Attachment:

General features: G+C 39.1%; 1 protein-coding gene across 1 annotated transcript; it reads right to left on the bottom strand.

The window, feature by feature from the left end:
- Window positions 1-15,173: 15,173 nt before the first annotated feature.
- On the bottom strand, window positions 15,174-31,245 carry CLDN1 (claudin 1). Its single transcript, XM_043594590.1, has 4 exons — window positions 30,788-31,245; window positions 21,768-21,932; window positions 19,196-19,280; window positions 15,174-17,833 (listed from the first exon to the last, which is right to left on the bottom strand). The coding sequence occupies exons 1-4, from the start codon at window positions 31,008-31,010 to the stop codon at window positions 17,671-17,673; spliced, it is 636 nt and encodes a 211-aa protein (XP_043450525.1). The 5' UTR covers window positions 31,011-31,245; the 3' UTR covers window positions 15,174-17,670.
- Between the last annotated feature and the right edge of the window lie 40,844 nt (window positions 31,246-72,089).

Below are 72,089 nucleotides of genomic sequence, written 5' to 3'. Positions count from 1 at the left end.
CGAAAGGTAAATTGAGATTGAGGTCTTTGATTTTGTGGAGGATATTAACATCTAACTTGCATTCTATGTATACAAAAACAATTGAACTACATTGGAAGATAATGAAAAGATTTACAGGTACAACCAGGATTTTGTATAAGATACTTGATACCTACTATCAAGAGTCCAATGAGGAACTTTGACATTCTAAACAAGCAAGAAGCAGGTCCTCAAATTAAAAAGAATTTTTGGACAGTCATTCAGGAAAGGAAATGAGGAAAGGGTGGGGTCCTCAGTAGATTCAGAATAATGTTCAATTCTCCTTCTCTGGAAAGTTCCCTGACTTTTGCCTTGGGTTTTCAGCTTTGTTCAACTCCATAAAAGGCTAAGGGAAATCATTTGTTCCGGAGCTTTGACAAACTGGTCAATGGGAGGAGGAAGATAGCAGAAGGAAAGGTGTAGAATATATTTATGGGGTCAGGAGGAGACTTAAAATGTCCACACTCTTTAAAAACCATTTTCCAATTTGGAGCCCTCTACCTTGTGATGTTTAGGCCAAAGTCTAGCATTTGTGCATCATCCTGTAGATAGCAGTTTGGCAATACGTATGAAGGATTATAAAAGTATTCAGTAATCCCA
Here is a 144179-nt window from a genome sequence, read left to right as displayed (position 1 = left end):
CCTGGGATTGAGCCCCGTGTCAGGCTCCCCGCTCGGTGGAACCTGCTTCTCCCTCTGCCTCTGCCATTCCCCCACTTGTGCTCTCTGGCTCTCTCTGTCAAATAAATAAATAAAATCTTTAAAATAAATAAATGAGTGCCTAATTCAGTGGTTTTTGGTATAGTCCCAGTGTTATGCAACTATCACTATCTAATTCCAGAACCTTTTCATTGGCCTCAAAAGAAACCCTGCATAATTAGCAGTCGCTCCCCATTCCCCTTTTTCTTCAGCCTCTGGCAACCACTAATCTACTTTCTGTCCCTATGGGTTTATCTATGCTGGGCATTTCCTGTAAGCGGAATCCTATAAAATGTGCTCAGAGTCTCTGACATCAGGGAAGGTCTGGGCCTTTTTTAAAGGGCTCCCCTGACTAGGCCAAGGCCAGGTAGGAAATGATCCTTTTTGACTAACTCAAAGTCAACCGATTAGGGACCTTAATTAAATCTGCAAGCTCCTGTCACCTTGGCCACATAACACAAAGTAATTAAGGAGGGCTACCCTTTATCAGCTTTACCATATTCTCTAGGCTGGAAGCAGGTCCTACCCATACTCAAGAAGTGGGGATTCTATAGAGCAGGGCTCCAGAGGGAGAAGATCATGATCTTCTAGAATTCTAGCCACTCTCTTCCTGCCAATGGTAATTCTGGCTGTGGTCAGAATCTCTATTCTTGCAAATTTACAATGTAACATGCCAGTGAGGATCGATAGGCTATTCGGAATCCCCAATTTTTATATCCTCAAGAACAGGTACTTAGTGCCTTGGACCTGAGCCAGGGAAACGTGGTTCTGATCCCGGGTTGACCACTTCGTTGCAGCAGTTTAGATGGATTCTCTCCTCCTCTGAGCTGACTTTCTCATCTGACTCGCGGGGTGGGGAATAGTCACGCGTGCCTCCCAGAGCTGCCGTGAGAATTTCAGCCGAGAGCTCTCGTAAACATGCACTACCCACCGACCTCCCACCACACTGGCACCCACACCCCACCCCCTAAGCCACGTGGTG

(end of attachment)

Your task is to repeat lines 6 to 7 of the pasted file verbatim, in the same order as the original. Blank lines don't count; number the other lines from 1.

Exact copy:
Below are 72,089 nucleotides of genomic sequence, written 5' to 3'. Positions count from 1 at the left end.
CGAAAGGTAAATTGAGATTGAGGTCTTTGATTTTGTGGAGGATATTAACATCTAACTTGCATTCTATGTATACAAAAACAATTGAACTACATTGGAAGATAATGAAAAGATTTACAGGTACAACCAGGATTTTGTATAAGATACTTGATACCTACTATCAAGAGTCCAATGAGGAACTTTGACATTCTAAACAAGCAAGAAGCAGGTCCTCAAATTAAAAAGAATTTTTGGACAGTCATTCAGGAAAGGAAATGAGGAAAGGGTGGGGTCCTCAGTAGATTCAGAATAATGTTCAATTCTCCTTCTCTGGAAAGTTCCCTGACTTTTGCCTTGGGTTTTCAGCTTTGTTCAACTCCATAAAAGGCTAAGGGAAATCATTTGTTCCGGAGCTTTGACAAACTGGTCAATGGGAGGAGGAAGATAGCAGAAGGAAAGGTGTAGAATATATTTATGGGGTCAGGAGGAGACTTAAAATGTCCACACTCTTTAAAAACCATTTTCCAATTTGGAGCCCTCTACCTTGTGATGTTTAGGCCAAAGTCTAGCATTTGTGCATCATCCTGTAGATAGCAGTTTGGCAATACGTATGAAGGATTATAAAAGTATTCAGTAATCCCA